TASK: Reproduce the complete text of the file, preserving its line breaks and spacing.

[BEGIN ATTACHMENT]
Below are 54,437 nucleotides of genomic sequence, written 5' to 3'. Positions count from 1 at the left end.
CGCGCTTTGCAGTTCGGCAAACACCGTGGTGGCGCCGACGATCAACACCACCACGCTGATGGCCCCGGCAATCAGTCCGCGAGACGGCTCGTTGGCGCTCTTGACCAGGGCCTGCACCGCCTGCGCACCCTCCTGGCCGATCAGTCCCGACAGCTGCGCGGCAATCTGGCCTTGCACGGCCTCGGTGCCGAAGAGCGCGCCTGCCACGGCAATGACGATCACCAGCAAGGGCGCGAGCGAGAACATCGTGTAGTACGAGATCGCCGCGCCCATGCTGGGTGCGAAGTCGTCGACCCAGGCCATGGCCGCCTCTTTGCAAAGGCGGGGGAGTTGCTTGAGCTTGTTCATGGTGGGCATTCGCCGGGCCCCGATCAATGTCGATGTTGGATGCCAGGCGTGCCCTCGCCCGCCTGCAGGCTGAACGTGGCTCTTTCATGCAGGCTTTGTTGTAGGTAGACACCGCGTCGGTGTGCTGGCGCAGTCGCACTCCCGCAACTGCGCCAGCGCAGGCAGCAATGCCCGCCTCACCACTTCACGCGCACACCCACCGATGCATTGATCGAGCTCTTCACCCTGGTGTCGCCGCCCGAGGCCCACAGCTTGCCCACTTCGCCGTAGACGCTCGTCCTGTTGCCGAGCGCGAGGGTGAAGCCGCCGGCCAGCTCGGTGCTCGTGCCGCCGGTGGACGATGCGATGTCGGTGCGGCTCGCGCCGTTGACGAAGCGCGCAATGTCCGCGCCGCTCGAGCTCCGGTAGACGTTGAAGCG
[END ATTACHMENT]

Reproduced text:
Below are 54,437 nucleotides of genomic sequence, written 5' to 3'. Positions count from 1 at the left end.
CGCGCTTTGCAGTTCGGCAAACACCGTGGTGGCGCCGACGATCAACACCACCACGCTGATGGCCCCGGCAATCAGTCCGCGAGACGGCTCGTTGGCGCTCTTGACCAGGGCCTGCACCGCCTGCGCACCCTCCTGGCCGATCAGTCCCGACAGCTGCGCGGCAATCTGGCCTTGCACGGCCTCGGTGCCGAAGAGCGCGCCTGCCACGGCAATGACGATCACCAGCAAGGGCGCGAGCGAGAACATCGTGTAGTACGAGATCGCCGCGCCCATGCTGGGTGCGAAGTCGTCGACCCAGGCCATGGCCGCCTCTTTGCAAAGGCGGGGGAGTTGCTTGAGCTTGTTCATGGTGGGCATTCGCCGGGCCCCGATCAATGTCGATGTTGGATGCCAGGCGTGCCCTCGCCCGCCTGCAGGCTGAACGTGGCTCTTTCATGCAGGCTTTGTTGTAGGTAGACACCGCGTCGGTGTGCTGGCGCAGTCGCACTCCCGCAACTGCGCCAGCGCAGGCAGCAATGCCCGCCTCACCACTTCACGCGCACACCCACCGATGCATTGATCGAGCTCTTCACCCTGGTGTCGCCGCCCGAGGCCCACAGCTTGCCCACTTCGCCGTAGACGCTCGTCCTGTTGCCGAGCGCGAGGGTGAAGCCGCCGGCCAGCTCGGTGCTCGTGCCGCCGGTGGACGATGCGATGTCGGTGCGGCTCGCGCCGTTGACGAAGCGCGCAATGTCCGCGCCGCTCGAGCTCCGGTAGACGTTGAAGCG